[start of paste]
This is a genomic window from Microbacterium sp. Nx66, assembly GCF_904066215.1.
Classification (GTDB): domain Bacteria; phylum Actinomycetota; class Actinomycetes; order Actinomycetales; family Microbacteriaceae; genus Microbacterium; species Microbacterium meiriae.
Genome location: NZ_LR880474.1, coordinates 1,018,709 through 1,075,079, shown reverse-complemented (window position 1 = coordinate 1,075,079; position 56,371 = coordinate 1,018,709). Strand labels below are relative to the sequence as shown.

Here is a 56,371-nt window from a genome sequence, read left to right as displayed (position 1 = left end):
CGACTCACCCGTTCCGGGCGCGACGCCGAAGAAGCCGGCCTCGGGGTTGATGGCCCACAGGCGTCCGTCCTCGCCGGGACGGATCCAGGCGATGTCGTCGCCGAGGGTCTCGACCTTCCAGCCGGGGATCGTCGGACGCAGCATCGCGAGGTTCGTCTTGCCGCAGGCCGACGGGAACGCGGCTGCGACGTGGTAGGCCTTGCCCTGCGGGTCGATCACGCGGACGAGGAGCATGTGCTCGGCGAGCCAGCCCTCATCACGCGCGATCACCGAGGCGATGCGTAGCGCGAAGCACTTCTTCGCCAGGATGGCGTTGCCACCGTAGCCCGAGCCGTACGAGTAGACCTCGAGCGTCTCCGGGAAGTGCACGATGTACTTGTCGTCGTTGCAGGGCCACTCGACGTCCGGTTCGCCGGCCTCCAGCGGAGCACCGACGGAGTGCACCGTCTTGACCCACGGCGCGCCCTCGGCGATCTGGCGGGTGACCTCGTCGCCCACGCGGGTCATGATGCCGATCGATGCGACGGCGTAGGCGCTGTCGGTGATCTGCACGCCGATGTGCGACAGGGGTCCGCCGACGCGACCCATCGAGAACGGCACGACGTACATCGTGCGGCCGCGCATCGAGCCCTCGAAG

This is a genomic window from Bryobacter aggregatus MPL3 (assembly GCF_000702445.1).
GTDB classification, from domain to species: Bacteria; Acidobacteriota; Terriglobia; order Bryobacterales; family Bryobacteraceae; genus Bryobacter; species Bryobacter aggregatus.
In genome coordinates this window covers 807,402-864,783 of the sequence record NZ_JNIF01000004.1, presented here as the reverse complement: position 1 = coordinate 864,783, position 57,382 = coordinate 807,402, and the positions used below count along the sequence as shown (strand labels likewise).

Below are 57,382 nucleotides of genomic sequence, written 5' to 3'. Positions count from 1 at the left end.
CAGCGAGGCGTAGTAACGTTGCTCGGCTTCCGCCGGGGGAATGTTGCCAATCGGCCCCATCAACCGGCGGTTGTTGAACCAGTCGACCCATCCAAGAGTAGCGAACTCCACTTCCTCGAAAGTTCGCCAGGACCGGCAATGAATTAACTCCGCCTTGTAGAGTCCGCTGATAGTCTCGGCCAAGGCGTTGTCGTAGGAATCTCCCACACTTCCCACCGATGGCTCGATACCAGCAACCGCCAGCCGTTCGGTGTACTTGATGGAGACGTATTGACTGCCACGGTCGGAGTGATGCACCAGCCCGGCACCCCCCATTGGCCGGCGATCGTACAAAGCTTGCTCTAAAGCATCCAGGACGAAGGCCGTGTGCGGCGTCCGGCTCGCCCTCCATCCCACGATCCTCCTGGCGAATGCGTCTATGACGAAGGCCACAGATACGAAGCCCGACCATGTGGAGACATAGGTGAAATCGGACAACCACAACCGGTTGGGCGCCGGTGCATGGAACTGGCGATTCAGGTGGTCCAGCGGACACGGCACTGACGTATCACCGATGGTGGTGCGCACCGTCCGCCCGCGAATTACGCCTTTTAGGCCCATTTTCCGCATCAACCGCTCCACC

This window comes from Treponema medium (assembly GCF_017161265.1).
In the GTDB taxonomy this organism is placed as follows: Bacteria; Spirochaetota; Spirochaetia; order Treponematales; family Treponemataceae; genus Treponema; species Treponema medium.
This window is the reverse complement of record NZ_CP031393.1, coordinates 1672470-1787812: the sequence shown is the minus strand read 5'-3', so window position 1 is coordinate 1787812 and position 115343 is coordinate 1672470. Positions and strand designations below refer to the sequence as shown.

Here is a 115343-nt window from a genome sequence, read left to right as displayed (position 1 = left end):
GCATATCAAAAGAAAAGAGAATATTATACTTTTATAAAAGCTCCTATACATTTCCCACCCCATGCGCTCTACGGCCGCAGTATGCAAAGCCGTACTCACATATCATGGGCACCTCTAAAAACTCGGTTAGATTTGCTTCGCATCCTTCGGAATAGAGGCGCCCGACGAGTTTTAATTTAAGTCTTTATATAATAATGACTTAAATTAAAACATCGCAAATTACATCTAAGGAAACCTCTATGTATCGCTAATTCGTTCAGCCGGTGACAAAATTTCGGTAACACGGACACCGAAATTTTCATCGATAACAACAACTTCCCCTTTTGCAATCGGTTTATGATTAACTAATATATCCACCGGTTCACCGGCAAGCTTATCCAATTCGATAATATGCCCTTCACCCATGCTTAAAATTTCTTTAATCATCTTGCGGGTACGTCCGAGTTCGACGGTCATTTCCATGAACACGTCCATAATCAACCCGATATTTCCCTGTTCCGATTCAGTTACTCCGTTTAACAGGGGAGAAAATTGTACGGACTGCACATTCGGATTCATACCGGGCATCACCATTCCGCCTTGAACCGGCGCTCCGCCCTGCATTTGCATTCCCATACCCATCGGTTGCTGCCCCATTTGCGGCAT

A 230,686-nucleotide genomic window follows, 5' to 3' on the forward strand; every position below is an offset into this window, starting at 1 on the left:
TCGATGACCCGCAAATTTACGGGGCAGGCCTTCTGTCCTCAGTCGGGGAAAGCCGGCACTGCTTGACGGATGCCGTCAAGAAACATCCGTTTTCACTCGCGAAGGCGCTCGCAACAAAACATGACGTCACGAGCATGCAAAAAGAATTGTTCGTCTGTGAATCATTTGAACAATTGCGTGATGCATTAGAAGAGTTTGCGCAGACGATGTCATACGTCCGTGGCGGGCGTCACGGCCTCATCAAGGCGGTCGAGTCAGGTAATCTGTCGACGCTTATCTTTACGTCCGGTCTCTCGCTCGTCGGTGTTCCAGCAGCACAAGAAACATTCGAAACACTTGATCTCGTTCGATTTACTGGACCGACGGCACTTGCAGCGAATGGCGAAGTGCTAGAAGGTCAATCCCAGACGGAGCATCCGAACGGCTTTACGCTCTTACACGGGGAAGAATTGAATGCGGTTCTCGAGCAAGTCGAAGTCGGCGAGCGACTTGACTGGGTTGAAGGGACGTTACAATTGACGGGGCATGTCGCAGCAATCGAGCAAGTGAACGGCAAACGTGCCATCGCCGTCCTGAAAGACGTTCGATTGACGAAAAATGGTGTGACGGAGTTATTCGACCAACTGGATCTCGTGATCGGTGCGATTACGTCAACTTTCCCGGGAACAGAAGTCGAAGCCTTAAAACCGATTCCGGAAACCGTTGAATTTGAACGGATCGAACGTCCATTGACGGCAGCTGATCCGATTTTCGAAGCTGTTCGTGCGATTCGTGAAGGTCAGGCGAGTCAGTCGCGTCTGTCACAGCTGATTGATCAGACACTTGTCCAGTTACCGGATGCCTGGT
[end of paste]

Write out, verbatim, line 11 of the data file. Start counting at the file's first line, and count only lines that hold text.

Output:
This window comes from Treponema medium (assembly GCF_017161265.1).